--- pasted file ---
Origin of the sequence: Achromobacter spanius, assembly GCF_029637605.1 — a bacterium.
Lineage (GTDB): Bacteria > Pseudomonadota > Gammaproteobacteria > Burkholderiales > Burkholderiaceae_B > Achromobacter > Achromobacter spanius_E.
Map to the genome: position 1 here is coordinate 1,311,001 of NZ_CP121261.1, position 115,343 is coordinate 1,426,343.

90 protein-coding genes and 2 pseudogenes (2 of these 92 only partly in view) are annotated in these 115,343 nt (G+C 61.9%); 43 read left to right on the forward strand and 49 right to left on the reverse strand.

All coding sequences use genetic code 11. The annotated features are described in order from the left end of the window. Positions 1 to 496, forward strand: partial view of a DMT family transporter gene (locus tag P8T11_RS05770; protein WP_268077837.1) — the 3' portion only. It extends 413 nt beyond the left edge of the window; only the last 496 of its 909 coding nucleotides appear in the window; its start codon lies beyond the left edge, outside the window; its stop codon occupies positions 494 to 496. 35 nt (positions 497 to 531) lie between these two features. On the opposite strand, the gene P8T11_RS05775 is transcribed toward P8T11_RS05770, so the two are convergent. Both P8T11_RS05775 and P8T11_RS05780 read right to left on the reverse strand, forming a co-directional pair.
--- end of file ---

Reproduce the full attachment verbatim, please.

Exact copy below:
Origin of the sequence: Achromobacter spanius, assembly GCF_029637605.1 — a bacterium.
Lineage (GTDB): Bacteria > Pseudomonadota > Gammaproteobacteria > Burkholderiales > Burkholderiaceae_B > Achromobacter > Achromobacter spanius_E.
Map to the genome: position 1 here is coordinate 1,311,001 of NZ_CP121261.1, position 115,343 is coordinate 1,426,343.

90 protein-coding genes and 2 pseudogenes (2 of these 92 only partly in view) are annotated in these 115,343 nt (G+C 61.9%); 43 read left to right on the forward strand and 49 right to left on the reverse strand.

All coding sequences use genetic code 11. The annotated features are described in order from the left end of the window. Positions 1 to 496, forward strand: partial view of a DMT family transporter gene (locus tag P8T11_RS05770; protein WP_268077837.1) — the 3' portion only. It extends 413 nt beyond the left edge of the window; only the last 496 of its 909 coding nucleotides appear in the window; its start codon lies beyond the left edge, outside the window; its stop codon occupies positions 494 to 496. 35 nt (positions 497 to 531) lie between these two features. On the opposite strand, the gene P8T11_RS05775 is transcribed toward P8T11_RS05770, so the two are convergent. Both P8T11_RS05775 and P8T11_RS05780 read right to left on the reverse strand, forming a co-directional pair.